Ask a phycisist, get a physics solution. I imagine that the plan would be to bury the carbon - to inject it into the deep earth, or solidy it. The BBC here reports on a "CO2 sequestration idea from Los Alamos which involves turning the CO2 into Calcium Carbonate. But here's the irony.....living creatures do this already! -"A wide range of marine biota including corals, foraminifera, molluscs, cocoliths, algae, echinoderms, sponges and worms precipitate skeletons of Calcium Carbonate via uptake of Calcium and Bicarbonate ions. Removal of Bicarbonate allows further atmospheric Carbon Dioxide to dissolve across the atmosphere - ocean interface."
"_ The oceans bind up a lot of carbon - this is called biomineralization

Proceedings of the Third International Conference on Carbon Dioxide Removal - Table of Contents - this gives an idea of what people in the carbon sequestration field are thinking of., such as: "Development of a Photobioreactor Incorporating Chorella sp. for Removal of CO2 in Stack Gas
Yoshitomo Watanabe and Hiroshi Saiki "


But they'd better put a rush on these sorts of solutions:

Quonsar - That was exactly my point: As Epstein and Macarthy write (bottom link) of my post: "Some climatologists are increasingly concerned about the stability of the climate system itself and the potential for abrupt shifts - to warmer or even much colder states."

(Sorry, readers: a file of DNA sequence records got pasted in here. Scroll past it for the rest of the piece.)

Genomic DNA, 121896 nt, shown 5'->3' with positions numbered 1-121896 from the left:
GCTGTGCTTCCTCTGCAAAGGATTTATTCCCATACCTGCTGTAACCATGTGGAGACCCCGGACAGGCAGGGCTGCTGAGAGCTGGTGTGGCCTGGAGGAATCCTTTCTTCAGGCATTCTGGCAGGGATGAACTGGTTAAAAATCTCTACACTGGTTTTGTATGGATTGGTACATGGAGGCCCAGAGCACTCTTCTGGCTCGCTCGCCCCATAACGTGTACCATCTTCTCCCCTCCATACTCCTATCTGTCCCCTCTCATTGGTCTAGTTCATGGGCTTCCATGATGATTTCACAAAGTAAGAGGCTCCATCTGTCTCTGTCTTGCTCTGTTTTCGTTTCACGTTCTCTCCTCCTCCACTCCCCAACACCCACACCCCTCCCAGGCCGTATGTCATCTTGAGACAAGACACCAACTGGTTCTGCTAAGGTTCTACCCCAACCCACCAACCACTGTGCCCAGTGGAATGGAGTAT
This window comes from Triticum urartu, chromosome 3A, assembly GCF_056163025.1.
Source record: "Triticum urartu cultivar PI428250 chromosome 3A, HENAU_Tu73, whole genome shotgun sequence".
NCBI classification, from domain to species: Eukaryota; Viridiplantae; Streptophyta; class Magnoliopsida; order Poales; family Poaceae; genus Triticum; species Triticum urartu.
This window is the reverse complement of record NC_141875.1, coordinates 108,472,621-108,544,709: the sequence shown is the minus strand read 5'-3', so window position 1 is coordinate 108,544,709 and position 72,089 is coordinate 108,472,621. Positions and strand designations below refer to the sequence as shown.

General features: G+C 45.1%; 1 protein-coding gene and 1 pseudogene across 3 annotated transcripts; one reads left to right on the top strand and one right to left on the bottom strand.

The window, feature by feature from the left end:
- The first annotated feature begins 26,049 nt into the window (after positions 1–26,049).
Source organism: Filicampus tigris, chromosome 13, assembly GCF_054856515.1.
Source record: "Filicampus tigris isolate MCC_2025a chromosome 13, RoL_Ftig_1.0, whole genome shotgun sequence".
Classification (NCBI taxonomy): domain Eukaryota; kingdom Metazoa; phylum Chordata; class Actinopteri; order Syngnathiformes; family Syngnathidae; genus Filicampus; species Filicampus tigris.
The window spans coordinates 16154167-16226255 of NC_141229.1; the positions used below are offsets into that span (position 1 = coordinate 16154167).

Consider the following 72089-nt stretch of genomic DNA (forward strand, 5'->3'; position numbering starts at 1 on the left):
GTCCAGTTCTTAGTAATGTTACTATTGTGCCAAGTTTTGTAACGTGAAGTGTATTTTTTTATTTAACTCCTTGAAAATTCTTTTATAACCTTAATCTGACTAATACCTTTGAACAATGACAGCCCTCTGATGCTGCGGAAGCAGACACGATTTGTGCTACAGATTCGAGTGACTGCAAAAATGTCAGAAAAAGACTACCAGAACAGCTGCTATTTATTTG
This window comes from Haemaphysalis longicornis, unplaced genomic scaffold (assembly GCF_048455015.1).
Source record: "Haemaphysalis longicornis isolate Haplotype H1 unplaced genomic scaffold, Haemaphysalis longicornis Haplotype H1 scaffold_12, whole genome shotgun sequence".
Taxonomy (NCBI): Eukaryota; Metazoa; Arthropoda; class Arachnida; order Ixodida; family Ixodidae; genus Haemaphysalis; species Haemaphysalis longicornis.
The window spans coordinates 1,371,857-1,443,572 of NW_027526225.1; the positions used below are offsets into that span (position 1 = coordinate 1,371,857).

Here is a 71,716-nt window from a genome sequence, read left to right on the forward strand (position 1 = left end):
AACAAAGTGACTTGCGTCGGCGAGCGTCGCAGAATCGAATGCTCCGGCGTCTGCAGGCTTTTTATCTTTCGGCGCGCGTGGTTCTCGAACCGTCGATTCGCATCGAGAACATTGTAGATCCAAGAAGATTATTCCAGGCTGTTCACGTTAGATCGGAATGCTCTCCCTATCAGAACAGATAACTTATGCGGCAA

here's a book about it, from the US National Academy of Science - Abrupt Climate Change: Inevitable Surprises (2002). Also - an Abrupt Climate Change FAQ
posted by troutfishing at 7:44 AM on February 24, 2003


They could also package CO2 into a dry ice comet and hurl it towards Mars, where it would crash, eventually building a greenhouse effect on the red planet, thereby terraforming it into a habitable place!

$$
posted by titboy at 10:01 AM on February 24, 2003


More energy trapped in the system == more extreme weather. That's what global warming is all about.
posted by moonbiter at 10:15 AM on February 24, 2003


moonbiter - yup.

titboy - hey! there's money in that one fer sure. After we finish with all those pesky rogue regimes, we'll need somthing to occupy our time (besides garrisoning our new colonies) - a CO2 comet - Yes! - Call Los Alamos, quick.
posted by troutfishing at 12:07 PM on February 24, 2003


More energy trapped in the system == more extreme weather. That's what global warming is all about.

Then why didn't they call it global extreme weathering?
posted by kindall at 12:19 PM on February 24, 2003